Five Theoretically Non-Controversial Reasons Why I Marched
I didn’t want to do it. I knew it would be unpleasant and exhausting. It cost me money and a precious non-working day away from my family.
But in my heart, I knew that I’d be glad to have to expressed my solidarity with those whose ideals I share.
Clearly there are many issues in this country that polarize us. I tilt progressive, but, like most people, my views span both sides, depending on the issue.
We’re doomed if we can’t agree on anything. But I think we probably agree on more than is reflected in our divisive politics.
Here are five reasons I marched that the average person might not disagree with too dramatically:
Medical Care for Sick People
There is no way those opposed to the ACA think that a certain number of Americans should simply have to forgo medical treatment when they’re sick, perhaps even die. Perhaps even children. I believe most of us agree that the citizens of the richest nation on Earth should all have access to medical care. So the opposition must be to the details. Perhaps some think Obamacare didn’t cut costs enough, or offer enough choice. On this we agree. The law needed improvement.
But when you remove the current system without having any plan to replace it, it seems naive to trust that it will be replaced. If a specific plan existed, if there were good faith ideas out there for a new way to cover as many people at lower cost, politicians would be shouting it from the rooftops. And I would be the first to embrace it. This does not appear to be the case.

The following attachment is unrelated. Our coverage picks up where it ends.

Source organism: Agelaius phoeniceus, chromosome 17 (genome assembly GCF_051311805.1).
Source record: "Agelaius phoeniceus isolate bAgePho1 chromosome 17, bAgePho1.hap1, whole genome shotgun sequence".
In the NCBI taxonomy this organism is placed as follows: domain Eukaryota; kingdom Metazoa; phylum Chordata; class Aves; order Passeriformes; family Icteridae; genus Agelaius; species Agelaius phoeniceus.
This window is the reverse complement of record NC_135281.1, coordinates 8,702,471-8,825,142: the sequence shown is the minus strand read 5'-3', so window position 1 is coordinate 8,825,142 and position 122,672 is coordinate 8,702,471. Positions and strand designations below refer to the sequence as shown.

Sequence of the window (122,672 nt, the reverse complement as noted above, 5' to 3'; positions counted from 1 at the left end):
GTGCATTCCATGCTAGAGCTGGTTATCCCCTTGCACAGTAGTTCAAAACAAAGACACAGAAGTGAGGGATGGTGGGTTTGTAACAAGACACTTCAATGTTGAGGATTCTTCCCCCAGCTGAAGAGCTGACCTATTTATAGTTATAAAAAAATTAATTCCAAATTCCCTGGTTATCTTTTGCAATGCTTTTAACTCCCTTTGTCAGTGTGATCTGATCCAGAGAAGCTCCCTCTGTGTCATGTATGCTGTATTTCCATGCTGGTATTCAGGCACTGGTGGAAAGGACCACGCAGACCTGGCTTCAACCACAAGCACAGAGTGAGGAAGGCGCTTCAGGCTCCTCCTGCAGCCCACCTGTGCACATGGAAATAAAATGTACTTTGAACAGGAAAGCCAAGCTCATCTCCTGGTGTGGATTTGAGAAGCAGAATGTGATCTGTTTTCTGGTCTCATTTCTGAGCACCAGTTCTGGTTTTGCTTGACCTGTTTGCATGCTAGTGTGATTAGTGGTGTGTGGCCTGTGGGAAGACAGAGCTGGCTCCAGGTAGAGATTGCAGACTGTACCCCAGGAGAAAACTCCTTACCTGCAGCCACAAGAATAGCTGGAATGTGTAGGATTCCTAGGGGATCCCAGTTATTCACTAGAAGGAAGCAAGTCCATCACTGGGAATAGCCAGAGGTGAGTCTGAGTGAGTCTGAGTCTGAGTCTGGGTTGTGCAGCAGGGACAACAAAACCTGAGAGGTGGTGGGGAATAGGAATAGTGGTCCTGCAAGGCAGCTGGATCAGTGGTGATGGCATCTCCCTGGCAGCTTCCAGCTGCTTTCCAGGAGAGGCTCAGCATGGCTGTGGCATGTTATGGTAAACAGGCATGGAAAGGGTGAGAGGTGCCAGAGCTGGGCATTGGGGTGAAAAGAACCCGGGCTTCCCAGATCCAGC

I am pro-choice, but I respect pro-lifers and those who vote for a candidate they may otherwise disagree with based on this one issue that is central to their moral compass. I understand how this conviction could guide a person above all others. I disagree, but I respect.
But science. A disregard for science I do not respect.
If a doctor makes a diagnosis and prescribes xyz treatment because science has proven it to be effective, does one question science in the doctor’s office? Does one question science when teaching a child about dinosaurs at the museum? Or when boarding a plane and assuming it is not going to fall out of the sky? (Unless you’re me and are, in fact, positive it is going to fall out of the sky.)
No, because the scientific method of proving a hypothesis and publishing it in a peer-reviewed journal is a universally accepted tenant of modern civilization.